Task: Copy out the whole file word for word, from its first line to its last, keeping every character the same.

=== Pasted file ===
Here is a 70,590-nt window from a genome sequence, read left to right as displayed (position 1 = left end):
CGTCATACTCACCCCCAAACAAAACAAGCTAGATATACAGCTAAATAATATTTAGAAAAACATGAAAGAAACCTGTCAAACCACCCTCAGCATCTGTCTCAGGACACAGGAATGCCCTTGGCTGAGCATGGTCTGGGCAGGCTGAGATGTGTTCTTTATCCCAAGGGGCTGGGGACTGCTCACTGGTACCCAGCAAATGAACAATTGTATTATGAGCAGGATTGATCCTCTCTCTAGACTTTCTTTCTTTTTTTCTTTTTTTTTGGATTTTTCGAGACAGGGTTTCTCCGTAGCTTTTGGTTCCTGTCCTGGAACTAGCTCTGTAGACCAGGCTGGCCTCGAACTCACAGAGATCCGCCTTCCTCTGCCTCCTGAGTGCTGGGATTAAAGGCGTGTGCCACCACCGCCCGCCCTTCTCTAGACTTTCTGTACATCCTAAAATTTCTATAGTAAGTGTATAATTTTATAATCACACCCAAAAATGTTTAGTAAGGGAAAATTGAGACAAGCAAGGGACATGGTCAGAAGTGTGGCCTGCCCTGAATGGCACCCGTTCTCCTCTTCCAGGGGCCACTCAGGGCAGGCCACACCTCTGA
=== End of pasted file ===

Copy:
Here is a 70,590-nt window from a genome sequence, read left to right as displayed (position 1 = left end):
CGTCATACTCACCCCCAAACAAAACAAGCTAGATATACAGCTAAATAATATTTAGAAAAACATGAAAGAAACCTGTCAAACCACCCTCAGCATCTGTCTCAGGACACAGGAATGCCCTTGGCTGAGCATGGTCTGGGCAGGCTGAGATGTGTTCTTTATCCCAAGGGGCTGGGGACTGCTCACTGGTACCCAGCAAATGAACAATTGTATTATGAGCAGGATTGATCCTCTCTCTAGACTTTCTTTCTTTTTTTCTTTTTTTTTGGATTTTTCGAGACAGGGTTTCTCCGTAGCTTTTGGTTCCTGTCCTGGAACTAGCTCTGTAGACCAGGCTGGCCTCGAACTCACAGAGATCCGCCTTCCTCTGCCTCCTGAGTGCTGGGATTAAAGGCGTGTGCCACCACCGCCCGCCCTTCTCTAGACTTTCTGTACATCCTAAAATTTCTATAGTAAGTGTATAATTTTATAATCACACCCAAAAATGTTTAGTAAGGGAAAATTGAGACAAGCAAGGGACATGGTCAGAAGTGTGGCCTGCCCTGAATGGCACCCGTTCTCCTCTTCCAGGGGCCACTCAGGGCAGGCCACACCTCTGA